Article Text

  1. Y. H. Lue,
  2. J. D. Jentsch,
  3. C. Wang,
  4. A. P. Sinha-Hikim,
  5. W. A. Salameh,
  6. R. S. Swerdloff
  1. LA Biomed at Harbor-UCLA Medical Center, Torrance, 1Department of Psychology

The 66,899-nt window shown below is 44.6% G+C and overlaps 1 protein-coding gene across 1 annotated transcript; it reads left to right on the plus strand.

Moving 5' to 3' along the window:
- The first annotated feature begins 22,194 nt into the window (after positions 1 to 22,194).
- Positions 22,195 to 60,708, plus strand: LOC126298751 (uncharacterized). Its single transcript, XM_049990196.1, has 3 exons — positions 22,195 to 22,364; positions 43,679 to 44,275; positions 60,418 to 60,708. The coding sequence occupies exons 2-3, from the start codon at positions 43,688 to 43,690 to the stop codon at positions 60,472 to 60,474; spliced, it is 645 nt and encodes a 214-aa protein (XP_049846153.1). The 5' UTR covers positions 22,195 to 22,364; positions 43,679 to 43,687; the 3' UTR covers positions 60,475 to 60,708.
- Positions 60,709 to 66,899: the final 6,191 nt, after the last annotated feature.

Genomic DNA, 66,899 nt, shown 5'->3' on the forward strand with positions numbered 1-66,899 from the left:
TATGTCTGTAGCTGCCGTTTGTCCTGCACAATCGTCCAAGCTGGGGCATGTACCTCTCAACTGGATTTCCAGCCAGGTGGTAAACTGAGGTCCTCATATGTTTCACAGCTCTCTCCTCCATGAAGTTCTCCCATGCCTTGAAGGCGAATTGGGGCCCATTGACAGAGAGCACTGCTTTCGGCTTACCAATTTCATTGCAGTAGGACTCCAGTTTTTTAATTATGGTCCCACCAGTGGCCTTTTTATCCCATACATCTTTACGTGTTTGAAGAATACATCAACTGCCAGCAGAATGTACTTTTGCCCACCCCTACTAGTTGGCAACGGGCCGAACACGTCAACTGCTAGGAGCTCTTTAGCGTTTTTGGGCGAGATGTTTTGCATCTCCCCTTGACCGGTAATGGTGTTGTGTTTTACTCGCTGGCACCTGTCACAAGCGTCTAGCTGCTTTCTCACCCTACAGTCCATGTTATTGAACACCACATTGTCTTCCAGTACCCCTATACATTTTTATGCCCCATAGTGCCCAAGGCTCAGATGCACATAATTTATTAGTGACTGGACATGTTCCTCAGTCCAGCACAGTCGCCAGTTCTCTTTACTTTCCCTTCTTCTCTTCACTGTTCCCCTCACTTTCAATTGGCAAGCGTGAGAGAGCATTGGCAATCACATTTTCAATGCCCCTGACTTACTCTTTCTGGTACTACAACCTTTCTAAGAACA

Klinefelter syndrome (XXY males) is the most common sex chromosome aneuploidy, occurring in about 1.2 per 1000 liveborn male births. XXY mice, an experimental murine model, were generated by utilizing a four-generation breeding scheme that involves the use of a structurally rearranged Y chromosome, Y*. Approximately 50% of the live born male offspring in the fourth generation were XXY mice identified by karyotyping performed on cultured fibroblasts from ear-clips. To characterize testicular phenotype, groups of 7 adult (2 or 3-month-old) XXY and their littermate XY mice were studied. There were no significant differences in body weight, but testis weights of adult XXY mice (22.50±1.03 mg) were markedly decreased compared with those of the controls (81.98±4.56 mg). Serum testosterone levels were significantly (P≤0.05) decreased in XXY mice (0.26±0.08 ng/ml) as compared with their XY littermates (0.57±0.08 ng/ml). The FSH levels in XXY mice (48.63±1.37 ng/ml) were significantly increased compared with those of XY (41.10±1.54 ng/ml) controls. However, LH levels were not significantly different between XXY (0.30±0.13 ng/ml) and XY (0.13±0.07 ng/ml) mice. Testicular histology of adult XXY mice showed small seminiferous tubules with varying degree of intraepithelial vacuolization and completely devoid of germ cells. Hypertrophy and hyperplasia of Leydig cells were observed in the interstitium. Interestingly, in one XXY mouse, we found a few seminiferous tubules containing zygotene and pachytene spermatocytes, but no round spermatids. Additional behavioral studies were conducted to determine whether XXY mice exhibited learning deficits. The acquisition of a Pavlovian tone-food association was assessed in groups of 7 adult (6 or 12-month-old) XXY and XY littermates. The rate of learning of the association was significantly slower in XXY mice, providing evidence for impaired medial temporal lobe function in XXY mice. We conclude that adult XXY mice have testicular failure and learning deficiencies, similar to its human counterpart, Klinefelter syndrome.

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